Using Groovy to decypher adolescent Internet use

I’ve been meaning to write about my experiences using the Groovy dynamic language in educational research for a while, but haven’t found time to do so due to a grueling work schedule and burnout.

This post talks about how the Groovy dynamic language is used in an educational research setting, helping us better understand the way in which Internet use plays a role in adolescent development.

The TeenTech Project

Before coming back to the wonderful life as a programmer for hire, I spent some time pursuing a Masters in Human Development at UBC. The biggest project I was involved with there was the Teentech research project, which sought to explore the positive and negative links between Internet use and adolescent development.

Now you would think that this would be something that would be studied to death. With all the talk in the media about cyberbullying and World of Warcraft addiction, there must be heaps and heaps of information about this stuff. The sad reality is that this field remains understudied. We don’t really know much about any of it. ( Yes, all that stuff in the media is moral panic. )

What was unique about the teentech project was the use of real-time monitoring data. Instead of asking kids to remember how much time they spent online or how they socialized on the Internet, we simply kept track of it. If I asked you to remember how much time you spent on the Internet this week, you would only be able to give me an approximate answer. You might also want to omit or exaggerate details about how often you talk to friends online or visit porn sites.

The project found families in BC that were willing to subscribe to our own ISP. Anytime a teenager logged on, their Internet use was logged via a Wingate server. All their Internet usage was tracked with their consent. Now if you were at home using the Internet, you might be aware that you are being tracked, but knowing that some anonymous research people were looking at your usage won’t deter you from downloading stuff or talking to your friends on facebook.

Groovy to the Rescue!

In our pilot study, we followed a total of 19 participants over a year and yielded 44 gigabytes of data transferred ( 13 million connections ). [ See the poster here in PDF: Preliminary Results from the TeenTech Research Project ].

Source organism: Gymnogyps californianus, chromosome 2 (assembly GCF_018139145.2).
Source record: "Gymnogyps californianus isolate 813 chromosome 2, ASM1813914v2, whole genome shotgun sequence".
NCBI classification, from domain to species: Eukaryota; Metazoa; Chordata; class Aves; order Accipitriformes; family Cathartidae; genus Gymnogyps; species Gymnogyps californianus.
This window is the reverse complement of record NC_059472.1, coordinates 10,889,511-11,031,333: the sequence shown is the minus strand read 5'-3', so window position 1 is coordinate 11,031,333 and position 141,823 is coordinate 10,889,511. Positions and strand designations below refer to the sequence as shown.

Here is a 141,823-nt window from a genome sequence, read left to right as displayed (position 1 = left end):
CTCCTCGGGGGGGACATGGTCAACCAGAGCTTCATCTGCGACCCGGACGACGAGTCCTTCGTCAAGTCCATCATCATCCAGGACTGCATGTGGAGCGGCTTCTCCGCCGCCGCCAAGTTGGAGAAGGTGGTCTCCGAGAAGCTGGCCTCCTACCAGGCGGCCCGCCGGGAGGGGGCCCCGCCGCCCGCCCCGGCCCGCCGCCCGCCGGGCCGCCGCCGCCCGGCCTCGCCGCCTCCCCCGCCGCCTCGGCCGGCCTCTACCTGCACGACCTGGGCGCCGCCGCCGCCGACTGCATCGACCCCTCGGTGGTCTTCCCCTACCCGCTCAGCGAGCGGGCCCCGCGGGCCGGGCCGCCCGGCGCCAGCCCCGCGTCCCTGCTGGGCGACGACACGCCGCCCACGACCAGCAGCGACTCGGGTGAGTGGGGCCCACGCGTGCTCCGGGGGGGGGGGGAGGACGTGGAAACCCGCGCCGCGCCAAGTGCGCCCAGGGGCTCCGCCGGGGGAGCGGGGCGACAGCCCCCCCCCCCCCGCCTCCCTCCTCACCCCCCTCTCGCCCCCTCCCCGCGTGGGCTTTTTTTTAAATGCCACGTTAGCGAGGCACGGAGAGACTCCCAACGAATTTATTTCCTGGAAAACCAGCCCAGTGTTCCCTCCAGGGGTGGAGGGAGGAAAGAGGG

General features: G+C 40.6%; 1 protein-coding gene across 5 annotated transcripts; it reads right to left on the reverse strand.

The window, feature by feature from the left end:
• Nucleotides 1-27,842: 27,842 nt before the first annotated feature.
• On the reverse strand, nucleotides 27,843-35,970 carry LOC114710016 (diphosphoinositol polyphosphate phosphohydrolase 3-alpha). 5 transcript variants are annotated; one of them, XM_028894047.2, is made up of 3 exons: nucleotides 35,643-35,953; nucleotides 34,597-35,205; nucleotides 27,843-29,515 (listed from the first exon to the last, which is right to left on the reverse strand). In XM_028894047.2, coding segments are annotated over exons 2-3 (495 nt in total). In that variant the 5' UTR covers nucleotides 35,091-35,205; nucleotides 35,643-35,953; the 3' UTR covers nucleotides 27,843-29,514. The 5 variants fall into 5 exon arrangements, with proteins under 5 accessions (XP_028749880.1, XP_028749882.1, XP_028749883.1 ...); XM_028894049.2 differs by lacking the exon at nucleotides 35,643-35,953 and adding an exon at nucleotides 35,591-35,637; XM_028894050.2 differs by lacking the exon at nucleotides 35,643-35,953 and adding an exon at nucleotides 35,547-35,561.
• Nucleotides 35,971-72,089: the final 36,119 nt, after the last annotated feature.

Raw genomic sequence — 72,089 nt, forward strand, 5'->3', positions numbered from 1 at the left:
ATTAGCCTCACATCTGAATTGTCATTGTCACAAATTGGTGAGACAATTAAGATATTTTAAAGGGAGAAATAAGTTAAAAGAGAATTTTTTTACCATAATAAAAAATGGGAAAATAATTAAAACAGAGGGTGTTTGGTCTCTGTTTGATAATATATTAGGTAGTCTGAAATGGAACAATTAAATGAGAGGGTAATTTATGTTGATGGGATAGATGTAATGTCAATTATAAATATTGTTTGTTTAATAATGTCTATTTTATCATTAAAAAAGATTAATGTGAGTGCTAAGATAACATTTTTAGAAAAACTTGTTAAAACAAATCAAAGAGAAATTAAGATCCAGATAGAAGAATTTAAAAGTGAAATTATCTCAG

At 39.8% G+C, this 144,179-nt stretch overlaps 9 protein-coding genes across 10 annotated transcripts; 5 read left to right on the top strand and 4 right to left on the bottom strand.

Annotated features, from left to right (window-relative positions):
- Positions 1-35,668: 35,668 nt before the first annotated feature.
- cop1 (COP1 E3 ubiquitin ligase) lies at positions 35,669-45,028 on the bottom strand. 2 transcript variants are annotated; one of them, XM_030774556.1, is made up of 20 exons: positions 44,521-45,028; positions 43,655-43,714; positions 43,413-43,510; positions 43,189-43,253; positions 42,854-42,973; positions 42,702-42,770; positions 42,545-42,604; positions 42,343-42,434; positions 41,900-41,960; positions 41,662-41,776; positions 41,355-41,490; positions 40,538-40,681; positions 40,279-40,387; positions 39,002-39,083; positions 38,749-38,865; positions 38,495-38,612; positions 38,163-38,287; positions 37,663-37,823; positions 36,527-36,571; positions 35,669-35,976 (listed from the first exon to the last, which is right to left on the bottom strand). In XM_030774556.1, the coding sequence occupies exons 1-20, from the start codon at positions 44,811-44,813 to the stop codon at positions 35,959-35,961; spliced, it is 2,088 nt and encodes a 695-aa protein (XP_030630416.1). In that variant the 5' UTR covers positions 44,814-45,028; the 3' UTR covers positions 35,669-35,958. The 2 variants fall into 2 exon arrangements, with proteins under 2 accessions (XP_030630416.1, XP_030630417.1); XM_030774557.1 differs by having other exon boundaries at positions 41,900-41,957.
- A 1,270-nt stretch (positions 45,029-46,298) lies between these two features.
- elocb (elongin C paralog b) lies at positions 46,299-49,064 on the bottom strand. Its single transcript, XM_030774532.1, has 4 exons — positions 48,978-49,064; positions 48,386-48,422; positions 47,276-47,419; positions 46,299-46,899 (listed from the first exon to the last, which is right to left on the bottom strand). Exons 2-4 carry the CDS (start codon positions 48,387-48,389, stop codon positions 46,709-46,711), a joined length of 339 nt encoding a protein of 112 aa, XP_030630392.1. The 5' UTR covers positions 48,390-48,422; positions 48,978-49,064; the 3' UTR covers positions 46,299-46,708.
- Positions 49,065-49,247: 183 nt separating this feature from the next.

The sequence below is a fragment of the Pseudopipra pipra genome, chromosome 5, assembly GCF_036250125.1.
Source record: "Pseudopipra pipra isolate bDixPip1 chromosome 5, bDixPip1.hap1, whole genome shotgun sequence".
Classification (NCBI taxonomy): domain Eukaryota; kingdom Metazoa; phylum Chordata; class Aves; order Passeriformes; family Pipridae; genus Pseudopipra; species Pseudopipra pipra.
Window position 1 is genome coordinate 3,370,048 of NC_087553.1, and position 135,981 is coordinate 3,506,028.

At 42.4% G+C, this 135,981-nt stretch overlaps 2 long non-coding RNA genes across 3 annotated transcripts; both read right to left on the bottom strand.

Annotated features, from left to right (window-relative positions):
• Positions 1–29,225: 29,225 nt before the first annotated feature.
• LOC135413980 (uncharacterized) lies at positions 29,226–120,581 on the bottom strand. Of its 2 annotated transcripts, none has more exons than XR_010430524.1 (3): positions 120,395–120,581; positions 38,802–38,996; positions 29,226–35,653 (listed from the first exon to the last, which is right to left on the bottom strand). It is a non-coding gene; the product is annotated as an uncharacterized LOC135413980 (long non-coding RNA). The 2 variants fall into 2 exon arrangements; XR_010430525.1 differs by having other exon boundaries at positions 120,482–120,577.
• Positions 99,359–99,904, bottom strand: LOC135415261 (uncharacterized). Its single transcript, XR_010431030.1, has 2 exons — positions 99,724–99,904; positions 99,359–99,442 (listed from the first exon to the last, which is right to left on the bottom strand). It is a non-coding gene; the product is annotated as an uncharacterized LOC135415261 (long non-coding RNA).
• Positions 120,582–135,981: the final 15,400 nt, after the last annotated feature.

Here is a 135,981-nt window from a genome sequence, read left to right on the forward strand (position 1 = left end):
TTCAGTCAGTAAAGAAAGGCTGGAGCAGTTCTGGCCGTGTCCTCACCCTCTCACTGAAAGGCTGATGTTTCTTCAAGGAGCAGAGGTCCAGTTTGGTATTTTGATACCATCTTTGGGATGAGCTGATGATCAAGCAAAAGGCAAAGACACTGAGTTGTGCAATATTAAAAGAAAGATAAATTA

Three years later, we had 4 years worth of data that took up 17 gigabytes of disk space. This data needed to be cleaned, scrubbed, filtered and categorized so that our local SPSS gurus can do all sorts of Hierarchical Linear Modelling magic to it. It was quite a daunting task.

Our logs were stored in the DBF data format. In 2005, when I first approached this problem, I wrote a Java program to parse this data into a MySQL database and filter out our users by name. Due to the hacky way in which JDBC connections had to be set up, I remember spending two days just getting to program right.

In 2008, I wrote a simple groovy script in less than two hours:

import com.linuxense.javadbf.*;
import java.io.*;
import java.sql.PreparedStatement;

// connect to db
def db = []
db << "jdbc:mysql://localhost:3306/teentech";
db << "root"
db << ""
db << "com.mysql.jdbc.Driver"
def sql = groovy.sql.Sql.newInstance( *db )
def webuse = sql.dataSet("web")

def teens = [ ] // list of teen ids here
def directoryLocation = new File( "/Volumes/Time Machine Backups/history/" )

directoryLocation.eachFile{
    f ->
    if( f.name.indexOf( "." ) != 0 ){
        DBFReader reader = new DBFReader( new FileInputStream( f ) );
        Object []r;
        while( (r = reader.nextRecord()) != null) {
        if( teens.contains( r[3].trim() )){
            webuse.add( DESCRIPTION : r[7], USERNAME:r[3].trim(), TYPE: r[6], DURATION: r[9].longValue(), BYTESIN: r[10].longValue(), BYTESOUT: r[11].longValue(), IP_NUMBER:r[4].trim(), STARTTIME: new Date( ( r[8] * 1000 ).longValue() - 1000 * 60 * 60 *3) )
        }
      }
    }
}

This function highlights three major advantages of the Groovy language: